Eleanor Roosevelt (1884-1962) is not only one of the many women who should have been president–thus sparing us the middling likes of William Howard Taft, Warren Harding, Calvin Coolidge, Harry Truman and Dwight Eisenhower–but one of the few who could have been a better president than her husband. In the event, she was as good as a co-president. She had her own TV show. She was a prolific writer, with her “My Day” columns and longer pieces for magazines. Her words, like George Orwell’s, had a unpretentious freshness, giving you the sense that she was addressing you in person while keeping her finger on the pulse of the universal. The piece below makes the point. Written for Cosmopolitan magazine in June 1950, when Truman was president and Republicans were playing opposition in their wilderness, Roosevelt could have written it today–down to the fears of “socialized medicine,” the promises of lower taxes for lower taxes’ sake, and that excellent skill of GOPs past and present to appear to stands without taking any beyond flag-flapping sloganeering. She’s not that much kinder to Democrats.
By Eleanor Roosevelt
In this country we believe in a two party system, but in the past few years it has sometimes, it seems to me, however difficult to form a clear-cut idea of what the two political parties actually represent. I believe it is important to always have a strong opposition party no matter which party is in power and that is why the issues should be clear.
As a Democrat I would say that the majority of the Democratic Party is more liberal and progressive than the majority of the Republican Party, but the Dixiecrats, for instance, line themselves up with the most reactionary element in the Republican Party, and it must be difficult for some of the Republican liberals when they see their proposals more frequently urged by the Democratic Party than by the Republican majority.
Senator Wiley of Wisconsin, a short time ago on my television program, read me the new Republican Party platform, and I could not help thinking that it had some curiously reminiscent planks that might almost have made their first appearance in the New Deal. The Republicans say they are for a reduction in taxes but they are not for a reduction in any of the services rendered the people! The services are all to be met by more economical administration of government. That, of course, is always the slogan of the party out of power because it is not in the position of administering these agencies of government and when you are not actually doing the job, it is always easier to say it could be done more economically but the history of the Republican Party is not the history of retrenchment in government personnel or expenditure.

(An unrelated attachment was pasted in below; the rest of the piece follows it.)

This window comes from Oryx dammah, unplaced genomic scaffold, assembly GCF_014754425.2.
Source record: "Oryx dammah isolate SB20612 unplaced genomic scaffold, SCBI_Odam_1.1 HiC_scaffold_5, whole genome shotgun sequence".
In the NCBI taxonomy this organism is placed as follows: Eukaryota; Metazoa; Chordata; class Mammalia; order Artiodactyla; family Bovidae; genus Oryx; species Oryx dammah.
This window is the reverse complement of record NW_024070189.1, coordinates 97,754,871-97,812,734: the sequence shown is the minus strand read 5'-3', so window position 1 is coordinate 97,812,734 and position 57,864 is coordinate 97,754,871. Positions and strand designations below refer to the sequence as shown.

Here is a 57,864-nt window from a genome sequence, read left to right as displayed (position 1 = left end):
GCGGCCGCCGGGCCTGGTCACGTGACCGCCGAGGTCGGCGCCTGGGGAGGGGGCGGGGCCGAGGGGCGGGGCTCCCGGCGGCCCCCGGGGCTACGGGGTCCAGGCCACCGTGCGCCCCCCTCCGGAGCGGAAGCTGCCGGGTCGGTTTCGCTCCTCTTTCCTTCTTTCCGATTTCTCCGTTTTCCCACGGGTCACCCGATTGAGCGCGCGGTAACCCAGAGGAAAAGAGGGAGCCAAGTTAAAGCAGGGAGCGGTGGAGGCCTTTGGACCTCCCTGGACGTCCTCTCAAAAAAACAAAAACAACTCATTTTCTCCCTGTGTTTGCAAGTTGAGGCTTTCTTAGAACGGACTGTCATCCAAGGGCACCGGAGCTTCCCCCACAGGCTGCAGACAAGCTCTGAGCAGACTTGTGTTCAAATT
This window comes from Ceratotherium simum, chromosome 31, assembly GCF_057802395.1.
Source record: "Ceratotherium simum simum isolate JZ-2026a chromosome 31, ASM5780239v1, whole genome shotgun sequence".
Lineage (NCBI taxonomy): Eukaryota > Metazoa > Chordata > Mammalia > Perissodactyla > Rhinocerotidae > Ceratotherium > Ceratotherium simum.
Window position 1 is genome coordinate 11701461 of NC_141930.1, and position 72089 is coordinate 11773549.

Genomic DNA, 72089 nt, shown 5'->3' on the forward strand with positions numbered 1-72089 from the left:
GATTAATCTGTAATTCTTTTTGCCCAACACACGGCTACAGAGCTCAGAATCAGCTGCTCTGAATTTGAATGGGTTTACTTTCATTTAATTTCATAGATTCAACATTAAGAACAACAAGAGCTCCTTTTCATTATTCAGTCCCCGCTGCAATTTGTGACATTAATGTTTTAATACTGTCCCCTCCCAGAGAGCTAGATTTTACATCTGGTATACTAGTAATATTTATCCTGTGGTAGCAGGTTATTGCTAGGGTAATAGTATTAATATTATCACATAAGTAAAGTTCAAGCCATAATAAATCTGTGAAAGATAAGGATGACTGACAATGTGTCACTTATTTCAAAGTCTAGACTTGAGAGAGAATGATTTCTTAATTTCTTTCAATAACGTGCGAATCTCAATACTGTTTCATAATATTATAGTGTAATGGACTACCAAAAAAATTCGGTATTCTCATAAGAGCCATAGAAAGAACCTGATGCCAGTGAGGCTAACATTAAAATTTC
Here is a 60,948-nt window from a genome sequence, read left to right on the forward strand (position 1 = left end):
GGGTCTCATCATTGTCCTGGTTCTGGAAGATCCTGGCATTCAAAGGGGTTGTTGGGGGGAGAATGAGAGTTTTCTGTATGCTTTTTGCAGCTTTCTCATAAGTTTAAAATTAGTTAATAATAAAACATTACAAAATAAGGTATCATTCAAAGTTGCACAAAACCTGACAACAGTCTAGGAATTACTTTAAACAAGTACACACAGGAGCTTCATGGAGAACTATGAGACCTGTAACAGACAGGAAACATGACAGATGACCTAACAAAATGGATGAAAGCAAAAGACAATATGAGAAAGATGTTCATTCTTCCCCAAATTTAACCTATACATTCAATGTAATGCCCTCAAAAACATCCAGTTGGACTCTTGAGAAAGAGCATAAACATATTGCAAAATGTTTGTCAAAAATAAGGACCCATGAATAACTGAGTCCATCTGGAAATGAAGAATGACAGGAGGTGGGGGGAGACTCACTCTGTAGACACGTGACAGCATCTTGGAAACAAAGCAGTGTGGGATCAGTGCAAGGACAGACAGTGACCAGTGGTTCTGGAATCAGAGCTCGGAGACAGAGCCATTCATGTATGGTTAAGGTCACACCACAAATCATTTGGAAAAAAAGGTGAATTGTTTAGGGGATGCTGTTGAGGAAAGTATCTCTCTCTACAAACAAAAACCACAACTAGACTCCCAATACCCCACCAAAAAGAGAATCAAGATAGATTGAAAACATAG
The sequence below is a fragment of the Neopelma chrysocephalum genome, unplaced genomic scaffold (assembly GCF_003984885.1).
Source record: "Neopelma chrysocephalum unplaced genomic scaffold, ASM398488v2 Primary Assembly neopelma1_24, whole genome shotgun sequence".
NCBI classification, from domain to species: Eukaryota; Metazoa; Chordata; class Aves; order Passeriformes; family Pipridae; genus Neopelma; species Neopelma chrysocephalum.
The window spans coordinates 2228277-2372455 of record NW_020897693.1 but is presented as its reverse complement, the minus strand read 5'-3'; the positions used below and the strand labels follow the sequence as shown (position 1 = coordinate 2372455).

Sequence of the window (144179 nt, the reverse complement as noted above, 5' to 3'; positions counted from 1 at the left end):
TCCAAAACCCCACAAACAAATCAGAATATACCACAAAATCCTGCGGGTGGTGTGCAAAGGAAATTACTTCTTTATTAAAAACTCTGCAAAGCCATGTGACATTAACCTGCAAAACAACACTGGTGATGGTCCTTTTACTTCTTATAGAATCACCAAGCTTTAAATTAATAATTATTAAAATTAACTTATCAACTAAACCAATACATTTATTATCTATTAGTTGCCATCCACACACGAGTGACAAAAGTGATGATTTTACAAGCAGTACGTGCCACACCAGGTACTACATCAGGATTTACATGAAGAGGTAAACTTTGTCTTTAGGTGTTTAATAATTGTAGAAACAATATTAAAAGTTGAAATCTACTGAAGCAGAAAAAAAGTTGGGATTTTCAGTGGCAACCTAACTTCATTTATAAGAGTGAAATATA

It is true that services to the people usually have been started in Democratic Administrations and then adopted and continued in Republican platforms.
It is true that the cost of government goes up with these services. However, I do not think it will be proved by close scrutiny of our past history that the Republicans employ any fewer Republicans than the Democrats employ Democrats in political places.
Other Voices from the Grave:
If I were a Republican today I think I would ask my Party to take a clear-cut stand. At present it is not clear cut. They say, for instance, they are against the Administration’s health bill because it is “socialized medicine,” but they acknowledge that we need more medical care throughout the country, and so they are vaguely for better medical care without specifying exactly how it is to be accomplished. They are for freedom as against Socialism, but no one in the Democratic Administration is a Socialist.
The Republicans believe in a bi-partisan foreign policy. They complain that the Administration has of late laid down the policy and consulted the Republicans after the policy was made and not before. They could, however, suggest machinery by which they took part in all this policy making either by returning to the former practice of legislative representation in the delegation for the United Nations General Assembly, or by some type of close coordination between the State Department and the Foreign Relations committees in both the Houses of Congress.